9. Lighting 101
Class Introduction: Fundamentals of DSLR Filmmaking09:17 2
hooting for the Edit20:02 3
Camera Basics27:34 4
Establishing Shots11:16 5
Thinking in Sequences08:52 6
Basics of Sound15:13 7
So if you guys notice we switched the room around and so it's backlit. It's for purpose. We're gonna talk about ambient light today. Available light is a lot of people say, um, daylight using daylight for capturing, uh, imagery for motion. So if we take a look, I call this thing lighting one on one and lighting one on one for me. What it really incorporates is just a basic understanding of reading light and how light can strike an individual and understanding what? That certain light pattern, How that light when that light falls on somebody how it can actually impact your image. You know, um, you often hear the term Oh, this room's got beautiful light, you know? Or you walk outside and the lights so beautiful today. And I think there's a lot of people that say, Oh, there's a lot of speculation he in the light and you throughout these terms, but I don't think people really kind of drum it down and go. Okay. Why is the light beautiful? You know, why is this studio Why do I think that the...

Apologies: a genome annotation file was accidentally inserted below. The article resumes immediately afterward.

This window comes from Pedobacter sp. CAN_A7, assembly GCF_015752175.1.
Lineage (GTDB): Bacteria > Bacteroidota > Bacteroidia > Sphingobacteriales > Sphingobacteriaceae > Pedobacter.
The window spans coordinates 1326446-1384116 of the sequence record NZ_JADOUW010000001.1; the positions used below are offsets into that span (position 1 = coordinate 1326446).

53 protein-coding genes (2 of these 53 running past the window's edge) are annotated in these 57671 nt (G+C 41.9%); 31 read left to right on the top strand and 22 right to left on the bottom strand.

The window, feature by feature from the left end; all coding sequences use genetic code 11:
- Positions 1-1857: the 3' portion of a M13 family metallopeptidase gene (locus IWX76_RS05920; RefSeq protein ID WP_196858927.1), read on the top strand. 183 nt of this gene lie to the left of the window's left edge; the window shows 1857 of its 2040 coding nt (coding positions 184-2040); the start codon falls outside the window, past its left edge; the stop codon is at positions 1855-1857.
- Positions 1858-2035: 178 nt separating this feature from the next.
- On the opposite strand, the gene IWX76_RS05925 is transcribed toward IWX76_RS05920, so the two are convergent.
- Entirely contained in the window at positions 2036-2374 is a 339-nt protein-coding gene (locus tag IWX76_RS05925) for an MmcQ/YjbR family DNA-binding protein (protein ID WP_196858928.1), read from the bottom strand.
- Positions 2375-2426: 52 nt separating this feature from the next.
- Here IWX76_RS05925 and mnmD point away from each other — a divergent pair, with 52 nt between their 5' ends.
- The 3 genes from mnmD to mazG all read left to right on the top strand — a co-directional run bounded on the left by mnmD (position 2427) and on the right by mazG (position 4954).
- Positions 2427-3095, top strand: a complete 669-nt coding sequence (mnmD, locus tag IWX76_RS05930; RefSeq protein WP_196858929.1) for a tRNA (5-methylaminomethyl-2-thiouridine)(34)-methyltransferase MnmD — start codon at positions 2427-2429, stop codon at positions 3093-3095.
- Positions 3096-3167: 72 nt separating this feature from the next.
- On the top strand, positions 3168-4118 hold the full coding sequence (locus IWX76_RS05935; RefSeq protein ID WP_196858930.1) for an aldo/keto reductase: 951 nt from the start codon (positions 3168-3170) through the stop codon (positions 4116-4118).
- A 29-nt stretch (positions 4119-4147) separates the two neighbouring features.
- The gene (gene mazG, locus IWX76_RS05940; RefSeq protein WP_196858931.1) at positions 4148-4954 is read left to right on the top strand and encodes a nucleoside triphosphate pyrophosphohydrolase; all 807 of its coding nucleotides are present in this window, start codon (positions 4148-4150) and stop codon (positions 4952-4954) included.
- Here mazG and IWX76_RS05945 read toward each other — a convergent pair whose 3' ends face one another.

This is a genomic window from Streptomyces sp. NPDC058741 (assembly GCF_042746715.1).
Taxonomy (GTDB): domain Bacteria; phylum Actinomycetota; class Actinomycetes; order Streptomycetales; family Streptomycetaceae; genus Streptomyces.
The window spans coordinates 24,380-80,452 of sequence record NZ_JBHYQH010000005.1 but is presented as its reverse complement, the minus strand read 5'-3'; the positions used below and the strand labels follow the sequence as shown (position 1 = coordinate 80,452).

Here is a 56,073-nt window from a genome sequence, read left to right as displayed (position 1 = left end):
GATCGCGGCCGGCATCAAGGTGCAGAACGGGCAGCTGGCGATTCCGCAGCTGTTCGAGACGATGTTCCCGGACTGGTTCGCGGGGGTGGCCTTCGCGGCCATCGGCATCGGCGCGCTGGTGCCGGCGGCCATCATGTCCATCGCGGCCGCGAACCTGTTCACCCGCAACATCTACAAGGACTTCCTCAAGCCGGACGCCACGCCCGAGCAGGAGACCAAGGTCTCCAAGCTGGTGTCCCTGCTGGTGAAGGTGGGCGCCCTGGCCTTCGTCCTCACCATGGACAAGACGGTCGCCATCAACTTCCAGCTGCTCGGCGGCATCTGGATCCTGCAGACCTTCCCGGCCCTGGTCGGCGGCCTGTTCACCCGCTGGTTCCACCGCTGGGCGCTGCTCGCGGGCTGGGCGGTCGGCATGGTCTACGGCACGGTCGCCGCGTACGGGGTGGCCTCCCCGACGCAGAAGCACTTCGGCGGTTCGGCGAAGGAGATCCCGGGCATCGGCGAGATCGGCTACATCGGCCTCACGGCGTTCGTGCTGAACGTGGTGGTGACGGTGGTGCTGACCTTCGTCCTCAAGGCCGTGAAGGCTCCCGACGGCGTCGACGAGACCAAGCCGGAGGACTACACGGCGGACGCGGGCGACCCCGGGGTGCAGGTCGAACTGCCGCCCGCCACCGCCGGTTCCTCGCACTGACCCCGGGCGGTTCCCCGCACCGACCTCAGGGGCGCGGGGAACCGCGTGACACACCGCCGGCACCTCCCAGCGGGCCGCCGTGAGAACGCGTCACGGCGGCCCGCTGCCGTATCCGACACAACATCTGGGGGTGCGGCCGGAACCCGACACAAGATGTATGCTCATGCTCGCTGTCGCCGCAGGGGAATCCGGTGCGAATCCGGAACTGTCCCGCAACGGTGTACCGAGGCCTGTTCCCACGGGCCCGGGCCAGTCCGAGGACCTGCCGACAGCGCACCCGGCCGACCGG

light is beautiful in the studio, you know, So even before we get into nuts and bolts. And even before we get into kind of this idea of, like, what's an amateur? And what's a full stop? Um, I want to give you guys an idea of what it means that there's beautiful light. So when you walk into a room, there's gonna be certain pools of light as it hits this room. Right? So if we were to pull back and in the studio and I'm gonna stand here and look at this room, there's a wonderful light pattern here that's coming in from these windows and the first thing you should ever do before you start even looking at taking your camera out is just to get a feel for where the lights falling, because in this room, the last thing I'm going to do is take somebody and put them against this wall, right? But I see so many people do that. They take somebody, they grab them into this room where all the light is so gorgeous, right? And then they put them here. Why is that? Because they think that the background is more important than the light, right? So even as I walk forward, I don't even need a camera to prove this. As I walk forward, you can see how all of a sudden I start to just lighten up. As I step into this light right, you start to see shadows sculpt my face, you start to see highlights and you start to see these wonderful things that creep up just by taking the hot minute and looking at how your light is falling in the room. Now, if you look at here, there's a gigantic pool of light that's coming all the way around in this room. And it's being cast here about this windows, right? It's being all cast by these windows, so I have a distinct direction of light right now. So if I put myself against these windows, I'm backlit and we all know that backlit situations are really, really difficult. Thio capture an image in, and so you try to avoid that backlight, right? And then if you turn me to the side now, I'm side lit, right? And if I turn me flat to the windows Well, look at that later, I'm gonna be flat lit. So there's a number of different things here. When I started learning lighting I started learning photography when it came to this, I had so much fun because it was as if this was a gigantic soft box that was fixed. And I had to move my subject in the light as opposed to moving my light around the subject. And I think when we first start lighting and we first start understanding how light works, we get this idea that if we move the light back or move the light core, it kind of is almost counterintuitive to how we wanna work because we should be moving our subject in and out of the light at first because we fix our light in one position than we move our subject around. It's gonna be much easier for us to understand what's happening with that light. Okay, so I've always just used one light for a lot of different things. And as I got into video and as I got in a kind of doing more emotion and interview and stuff like that, I started adding more lights. And so we're gonna talk about artificial lighting later. We're just gonna talk about available light right now. So before I move on, like how does that feel to you guys? How does this How does this kind of make you make you Does it make you look at light differently? And has you approach kind of looking at this idea of basic lighting? Yeah. Cool. All right, So what's a stop there? Stop signs, Right. There's bus stops. There's all this stuff. So what? What what exactly do I mean by a stop? Well, photography. We've got numbers that indicate for aperture certain stops of light. Right? And if you look at the screen here, we've got one one point four to two point eight four five six. All these numbers are representative, just of in relation to how much light is being measured in terms of f stop. Okay. And these particular numbers are important because one to one point four is an actual stop. One point four two two is an actual stop. Two to two point eight is an actual stop. Okay, so when I say Oh, I'm a stop off. What I'm really saying is that if my light measurement is at F eight and my camera exposure is a five six, my camera is over exposed by one stop Okay. You guys kind of grasp that concept a little bit good. So, I mean, it's kind of hard to memorize. I mean, I've been doing this for a long time, and I still get tripped up about what the stop full stop increments are, so there's actually pneumonic to remember it. So if you got one and one point four, think of one one and keep doubling. So one, two, four, eight, sixteen. That way you could build the other half. One point four, two point eight, five point six, eleven. Twenty two. That's just so you can remember it. You know, I I get into a situation where you know, if I'm teaching, you know, and I've got a million different things going on in my brain at one time. And if I misspeak a measurement of light or a stop, you know, this helps me kind of remember where my stops are, what my stops are. Okay, so you hear a lot about contrast ratios. What's a contrast ratio? A contrast ratio is a measurement of light against another measurement of light. Basically, if light is falling on a subject and there is a shadow somewhere on that subject. There is a relationship between that highlight and that shadow. That relationship is contrast ratio. And so we can actually measure this contrast ratio because lighting is logarithmic right, which means, Ah, oneto. One contrast ratio means it's flat. The lighting that's bright on one side is the same intensity on the other side. So there's a flat look to that person, right? Right now I'm standing here and I'm being lit by the studio lights, and I'm pretty much flat lit right? And there's a reason, you know, for for flat lighting, and we'll talk about that when we actually go into the demo. When you get into your contrast ratio is your to do one's your four ones, your eight to ones. When you talk about contrast ratios, they again it's a really it's a relationship between one measurement of light and another measurement of light. So if my measurement is eight and I'm at five point six, that means about two to one. Okay, because there is, in a sense, to units of light and one of you one unit of light next to it. All right. How am I doing? Okay. I know it's like Matthey, but But it's important for us to kind of know these things because it allows us to really get a good feel for what we're looking at, because here's the reality of the situation. Guys, if you can light by contrast ratio, you can replicate your lighting anywhere in the world. You don't need to rely on what time of day it is because you can modify and shape light based entirely upon what your measurements are. All right, now we'll talk about that a little bit more. But I'm a big believer in looking at how light falls on a subject. So we're gonna break my camera out in a minute. We're gonna break my, uh, my, my, our little assistant Danielle, out here in a minute, we're gonna work with her and just to see how the light will look all right. Now, if we continue on, I'm gonna leave. Let's see here. I'm gonna leave these guys up, Okay? So before we even start, let's talk about this light meter. Let's talk about proper light reading, Okay? So there's two things when you want to think about using a light meter. First thing is, where's your subject. And where's your light? It's really, really basic really simple. And, you know, I I know that some of you guys at home or even some of you guys in this room may already know a lot of this stuff. But I really believe that if we understand and focus on the fundamentals of lighting and start from our ground up and build up, we're gonna be much better lighting technicians in the future. Okay, so I'm gonna turn my meter on. I'm going to hit my little button here. I'm gonna pick HD City because we're actually shooting motion. Now, if we were shooting still photographs, I'd actually hit either shutter speed or aperture setting and set my aperture set my shutter speed or whatever it is. But in this case, what I'm gonna do is I'm gonna hit my HD city mode. Okay, So, Bob, quiz. What frame rate We shooting at twenty four. Oh, that's the twenty four we're shooting. Our frame rate is twenty four. Right. So I'm gonna click twenty four, make sure my friend is twenty four percent friends per second. I'm gonna pick an ice, so I'm gonna start off. I also won sixty and kind of see how my readings are. And then what's my shutter, Speed fifty fifty. Good. So if I'm gonna be standing as I am to the camera right now, with windows behind me, someone take a guess. Where should I put the meter? Facing the windows. So the face of the windows. Where's another place? I could put the meter under my chin. Where's another place? I e could put the meter wherever the lights being reflected from where light being reflected from. Okay, so, technically, those are all correct answers because I didn't tell you what I'm exposing for. Right? So let's think about this. The first answer was pointing towards the window. If I point it towards the window, Okay. The dome is gonna face toward the window. What am I exposing for? The window with light in the back of the head and the light coming from the window. Okay. If I put it under my chin, what am I exposing for? The light falling on my face? Put it here. What? Exposing for the light falling this way. All right, so the meter will Onley give you a reading based upon what you want the reading for. It's only gonna give you a number. You have to understand that number is actually saying because at this point, if I take a reading behind my head and I get five six, take a reading up here. I'm gonna get three point to take your reading over here. I'll get four point out. Take a reading over here. I'll get four point five those air. All technically correct readings. Right? But you gotta understand what those readings mean. Okay. So if I was gonna expose for myself as I'm looking at you and the light falling on my face because what am I gonna expose for a human being? I'm exposed for me. I'm gonna pop that meter right under my chin. Get the reading, and that reading is gonna come out at two point five or Sorry. Get that reading. It's gonna come out at three point two. Okay. Now, you notice I closed off the dome and opened up that dumb right? So close it off and I opened it up. When you close off the dome, its aim or directional reading. Okay. If you open up the dome, it's gonna actually get more of a untangled reading. Okay, so how are we doing? Great. Doing great. Excellent. Now I don't go anywhere without this meter, especially if I'm doing interviews because I'm gonna do interviews with multiple people. What I'm gonna actually do is on interview one. I was at f eight F five point six or maybe I was Maybe I couldn't get to it. And I was like, seven point one and block. What I will do later on is I'll take those notes so that when I go to the next location and I've got to do another interview, I can still set the same contrast ratios and have my lighting look the same throughout the course of that film. Okay? Because you don't want interviews to be, like, completely different as you're cutting back and forth, because not only does the mood change entirely if the lighting look changes, it doesn't keep that continuity. Remember, we looked at the continuity of the bag of bread, right? And it was full, and then all of a sudden it disappeared. You're like, What the heck, right? So So So I know we're talking about lighting, and I know there's a lot of things about letting. But if you break them off into manageable chunks, we can then start to really understand why a tool like this matters why we're reading a light matters. And we even talked about the camera yet even talked about white balance yet, okay.